16.
Indian J Pathol Microbiol ; 2005 Jul; 48(3): 402-4
Article in English | IMSEAR | ID: sea-74059

ABSTRACT

Small cell carcinoma (SCC) of ovary-hypercalcaemic type is a rare cancer of young pre-menopausal women of unclear histogenesis. Bone metastasis and bone marrow infiltration by ovarian carcinomas is a rare feature and only a few case reports are available in the literature. Herein we report a case of small cell carcinoma-hypercalcaemic type of both the ovaries with bone marrow infiltration and features of metastatic calcification in various organs.


Subject(s)
Adult , Bone Marrow/pathology , Bone Marrow Neoplasms/pathology , Bone Neoplasms/pathology , Carcinoma, Small Cell/pathology , Female , Humans , Ovarian Neoplasms/pathology
17.
Article in English | IMSEAR | ID: sea-87249

ABSTRACT

The occurrence of cryptococcal meningitis in acute lymphoblastic leukemia (ALL), despite being immunosuppresed state is uncommon. We report a 28-year gentleman in the maintenance treatment phase of ALL developing cryptococcal meningitis. The diagnosis was made by positive India ink staining and detection of cryptola antigen by latex agglutination. The patient was successfully treated with amphotericin B. The rarity of this condition in ALL is briefly discussed.


Subject(s)
Adult , Amphotericin B/therapeutic use , Antifungal Agents/therapeutic use , Humans , Male , Meningitis, Cryptococcal/complications , Precursor Cell Lymphoblastic Leukemia-Lymphoma/complications
18.
Article in English | IMSEAR | ID: sea-88839

ABSTRACT

OBJECTIVES: To find the prevalence of anemia in adult males and non-pregnant females of rural north Indian population. METHODS: During an epidemiological survey on hypertension in rural population of north India (n=2559), a random sample of 215 individuals underwent blood investigations including hemoglobin estimation. RESULTS: The overall prevalence of anemia in 16-70 years of age group was 47.9% (n=215), being 50% (n= 136) among females and 44.3% (n=78) among males. Low socioeconomic status, illiteracy and lower body mass index, were associated with higher prevalence of anemia. CONCLUSIONS: The finding of higher prevalence of anemia in adult males need further investigation and corroboration in other studies. The intervention for anemia should be directed on the community as a whole.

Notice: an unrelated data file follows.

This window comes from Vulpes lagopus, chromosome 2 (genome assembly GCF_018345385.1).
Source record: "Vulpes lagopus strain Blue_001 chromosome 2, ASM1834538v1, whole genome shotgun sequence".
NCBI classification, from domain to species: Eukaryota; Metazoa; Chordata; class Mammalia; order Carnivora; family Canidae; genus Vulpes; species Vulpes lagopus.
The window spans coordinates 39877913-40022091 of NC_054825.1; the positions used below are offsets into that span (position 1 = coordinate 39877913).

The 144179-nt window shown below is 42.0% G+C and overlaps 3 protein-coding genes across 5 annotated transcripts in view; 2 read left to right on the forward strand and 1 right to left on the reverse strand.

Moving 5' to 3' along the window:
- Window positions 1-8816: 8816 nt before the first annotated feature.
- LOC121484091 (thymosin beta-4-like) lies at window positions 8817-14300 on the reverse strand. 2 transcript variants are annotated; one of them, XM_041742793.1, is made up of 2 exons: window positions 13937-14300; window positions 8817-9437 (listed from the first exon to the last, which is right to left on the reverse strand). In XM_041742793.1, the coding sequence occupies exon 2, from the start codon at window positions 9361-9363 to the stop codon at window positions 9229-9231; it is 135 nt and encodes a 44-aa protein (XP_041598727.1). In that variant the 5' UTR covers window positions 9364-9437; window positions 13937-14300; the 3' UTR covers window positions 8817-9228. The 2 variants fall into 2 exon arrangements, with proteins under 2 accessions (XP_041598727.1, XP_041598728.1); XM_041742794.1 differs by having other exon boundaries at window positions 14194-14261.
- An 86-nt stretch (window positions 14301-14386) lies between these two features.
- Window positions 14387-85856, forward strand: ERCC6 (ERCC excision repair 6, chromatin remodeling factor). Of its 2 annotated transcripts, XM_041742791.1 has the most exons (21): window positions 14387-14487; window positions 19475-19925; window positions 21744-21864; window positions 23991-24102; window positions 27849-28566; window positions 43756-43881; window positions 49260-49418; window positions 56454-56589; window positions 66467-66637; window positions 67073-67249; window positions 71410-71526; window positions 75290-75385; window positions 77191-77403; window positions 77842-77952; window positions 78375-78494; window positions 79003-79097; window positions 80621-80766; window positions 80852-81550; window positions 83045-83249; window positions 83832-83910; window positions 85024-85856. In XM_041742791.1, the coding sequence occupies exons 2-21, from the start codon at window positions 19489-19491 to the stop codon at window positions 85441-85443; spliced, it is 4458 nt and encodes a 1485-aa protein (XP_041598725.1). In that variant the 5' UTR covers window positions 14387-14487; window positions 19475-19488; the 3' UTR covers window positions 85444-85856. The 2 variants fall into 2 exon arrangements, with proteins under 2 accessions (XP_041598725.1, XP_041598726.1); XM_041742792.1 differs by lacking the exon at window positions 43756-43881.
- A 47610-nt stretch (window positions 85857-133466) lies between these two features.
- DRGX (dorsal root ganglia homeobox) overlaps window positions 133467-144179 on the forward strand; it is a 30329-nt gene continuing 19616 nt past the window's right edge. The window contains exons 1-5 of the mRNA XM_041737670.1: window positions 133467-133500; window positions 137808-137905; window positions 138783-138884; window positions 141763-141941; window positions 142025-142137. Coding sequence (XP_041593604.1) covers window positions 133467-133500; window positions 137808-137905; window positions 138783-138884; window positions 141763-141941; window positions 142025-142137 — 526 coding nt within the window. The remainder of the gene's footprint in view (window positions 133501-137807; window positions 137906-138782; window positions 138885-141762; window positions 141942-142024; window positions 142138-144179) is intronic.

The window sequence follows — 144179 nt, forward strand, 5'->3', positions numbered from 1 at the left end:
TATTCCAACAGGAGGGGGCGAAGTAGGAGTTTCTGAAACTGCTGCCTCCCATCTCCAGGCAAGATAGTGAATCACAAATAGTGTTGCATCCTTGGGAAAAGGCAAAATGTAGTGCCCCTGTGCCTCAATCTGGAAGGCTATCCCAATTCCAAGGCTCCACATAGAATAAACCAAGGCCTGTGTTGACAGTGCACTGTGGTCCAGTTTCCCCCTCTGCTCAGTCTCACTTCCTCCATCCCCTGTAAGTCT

Subject(s)
Adolescent , Adult , Age Distribution , Aged , Anemia/epidemiology , Female , Humans , India/epidemiology , Male , Middle Aged , Prevalence , Rural Health , Sex Distribution , Social Class
19.
Indian J Public Health ; 2003 Oct-Dec; 47(4): 180-2
Article in English | IMSEAR | ID: sea-110436

ABSTRACT

Cleaning of register exercise was based on examination of records and not of patients. Because of this exercise, names of 5676 patients were deleted for various reasons viz. completed FDT, Defaulter, AMDT etc. The findings of the present study are more or less similar to the finding of similar other studies carried out in different countries from time to time. Updating of leprosy registers should be a routine activity. For this sensitization of health functionaries at various level must be carried out about importance of cleaning of register and for systematic effort to review the registers at least on sample basis.


Subject(s)
Humans , India/epidemiology , Leprosy/epidemiology , Registries , State Government